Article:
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June 14, 2024
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Queensland Says CTFE Is Suitable to Be Associated with Star Entertainment

Queensland Says CTFE Is Suitable to Be Associated with Star Entertainment

The Queensland government has determined that Chow Tai Fook Enterprises (CTFE) is suitable to be associated with Star Entertainment Group’s Queen’s Wharf Brisbane property. The investigation into the matter came in the wake of Star Entertainment’s violations and apparent ties with Asian junket operators.

For context, Star Entertainment was previously found guilty of multiple AML violations and ties with influential Chinese agents. This included the Suncity Group and its now-imprisoned CEO Alvin Chau.

The past ties raised concerns about CTFE, considering that the Hong Kong-based conglomerate owns a 4.99% stake in Star Entertainment and a significant 25% stake in the company’s Queen’s Wharf Brisbane property.

In addition to its stake in Star Entertainment, CTFE also owns properties in the Bahamas and Vietnam. Its chairman, Henry Cheng, also holds a 10% stake in STDM.

In any case, the Queensland government was unable to find anything that would make CTFE unsuitable to be associated with Star Entertainment’s Queensland property.

CTFE Is Suitable, the Attorney-General Determined

Queensland’s attorney-general Yvette D’Ath said that the probe into CTFE’s business has been conducted over the 16 months leading to February 2024. According to her, the investigation was conducted by OLGR with the assistance of a third-party firm.

After what D’Ath called “considerable investigative work” into CTFE’s business and leadership, the investigation concluded that the Hong Kong-based company should be a suitable partner to Star’s property in Brisbane.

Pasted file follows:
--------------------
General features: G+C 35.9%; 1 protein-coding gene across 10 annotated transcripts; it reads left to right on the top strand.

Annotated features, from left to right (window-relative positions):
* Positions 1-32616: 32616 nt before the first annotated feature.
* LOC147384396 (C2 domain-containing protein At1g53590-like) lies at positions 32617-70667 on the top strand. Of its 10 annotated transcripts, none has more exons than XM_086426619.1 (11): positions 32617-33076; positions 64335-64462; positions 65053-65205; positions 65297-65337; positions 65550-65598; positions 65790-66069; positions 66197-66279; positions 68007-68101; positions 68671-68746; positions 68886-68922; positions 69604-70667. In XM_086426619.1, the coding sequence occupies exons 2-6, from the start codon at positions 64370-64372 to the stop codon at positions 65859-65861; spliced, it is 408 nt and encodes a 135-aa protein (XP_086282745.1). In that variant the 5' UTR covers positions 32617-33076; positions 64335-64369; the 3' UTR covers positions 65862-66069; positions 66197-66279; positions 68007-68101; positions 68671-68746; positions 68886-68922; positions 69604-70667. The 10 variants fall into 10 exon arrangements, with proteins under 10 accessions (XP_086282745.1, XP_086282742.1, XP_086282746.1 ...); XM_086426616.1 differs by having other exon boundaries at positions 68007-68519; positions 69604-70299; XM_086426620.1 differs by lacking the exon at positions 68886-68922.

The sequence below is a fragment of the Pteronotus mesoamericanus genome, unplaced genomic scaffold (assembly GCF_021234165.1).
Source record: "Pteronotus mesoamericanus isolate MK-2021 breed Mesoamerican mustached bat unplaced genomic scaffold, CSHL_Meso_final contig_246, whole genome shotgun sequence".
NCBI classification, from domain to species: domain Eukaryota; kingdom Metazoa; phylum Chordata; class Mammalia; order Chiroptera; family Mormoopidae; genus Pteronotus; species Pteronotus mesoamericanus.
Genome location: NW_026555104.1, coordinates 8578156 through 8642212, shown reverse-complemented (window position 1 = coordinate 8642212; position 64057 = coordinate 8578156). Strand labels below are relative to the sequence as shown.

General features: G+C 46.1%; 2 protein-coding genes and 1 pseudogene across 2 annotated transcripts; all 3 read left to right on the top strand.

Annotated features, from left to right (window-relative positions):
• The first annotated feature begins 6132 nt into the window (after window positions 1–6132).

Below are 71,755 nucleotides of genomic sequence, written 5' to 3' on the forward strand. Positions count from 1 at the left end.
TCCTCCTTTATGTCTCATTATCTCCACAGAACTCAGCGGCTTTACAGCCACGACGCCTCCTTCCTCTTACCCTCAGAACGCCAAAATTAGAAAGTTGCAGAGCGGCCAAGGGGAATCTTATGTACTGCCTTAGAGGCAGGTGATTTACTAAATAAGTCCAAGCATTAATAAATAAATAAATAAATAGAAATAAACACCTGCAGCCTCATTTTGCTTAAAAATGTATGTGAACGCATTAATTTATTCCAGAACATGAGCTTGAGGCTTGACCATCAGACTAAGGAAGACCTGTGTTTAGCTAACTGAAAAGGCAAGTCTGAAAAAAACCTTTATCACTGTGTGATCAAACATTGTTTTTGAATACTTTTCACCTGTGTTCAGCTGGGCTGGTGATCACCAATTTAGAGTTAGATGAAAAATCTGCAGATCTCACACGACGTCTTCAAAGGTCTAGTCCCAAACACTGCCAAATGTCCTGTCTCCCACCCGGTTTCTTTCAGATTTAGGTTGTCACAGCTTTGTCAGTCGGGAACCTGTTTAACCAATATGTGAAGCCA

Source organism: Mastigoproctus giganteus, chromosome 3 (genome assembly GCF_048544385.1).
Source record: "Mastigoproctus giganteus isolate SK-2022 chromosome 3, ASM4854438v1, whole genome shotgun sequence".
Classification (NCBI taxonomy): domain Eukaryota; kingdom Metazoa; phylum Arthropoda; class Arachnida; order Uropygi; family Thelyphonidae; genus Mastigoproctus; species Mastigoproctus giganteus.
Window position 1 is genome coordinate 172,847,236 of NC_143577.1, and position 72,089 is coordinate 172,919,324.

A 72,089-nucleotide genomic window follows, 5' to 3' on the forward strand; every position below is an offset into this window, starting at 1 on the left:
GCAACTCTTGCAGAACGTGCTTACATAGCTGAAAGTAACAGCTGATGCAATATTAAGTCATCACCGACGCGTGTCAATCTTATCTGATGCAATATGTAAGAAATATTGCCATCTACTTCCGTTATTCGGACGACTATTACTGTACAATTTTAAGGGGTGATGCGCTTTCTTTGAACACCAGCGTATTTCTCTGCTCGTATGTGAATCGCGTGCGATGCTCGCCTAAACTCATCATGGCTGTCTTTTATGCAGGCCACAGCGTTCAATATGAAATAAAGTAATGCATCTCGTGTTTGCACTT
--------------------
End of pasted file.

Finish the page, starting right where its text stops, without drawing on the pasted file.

The attorney-general’s ultimate decision is that there is insufficient evidence to conclude that CTFE or its relevant associates are unsuitable.

Public statement on the suitability investigation

Queensland’s government added that the investigation was unable to confirm the allegations against CTFE. While the firm had previously dealt with a “person of poor repute,” the investigation could not find evidence to suggest that CTFE knew that the relevant person was a person of poor repute during the period of the association.

The attorney-general also learned that CTFE “lacked candor and fulsomeness” in several dealings with the OLGR. However, the attorney-general determined that this was “based on differences in cultural and organizational expectations” and not a deliberate concealment.

The attorney-general praised CTFE for its collaboration and desire to work with the regulator in the future. However, the attorney-general also warned that potential future failings may cause the Queensland government to reevaluate CTFE’s suitability to be associated with Star Entertainment’s Queens’ Wharf property.

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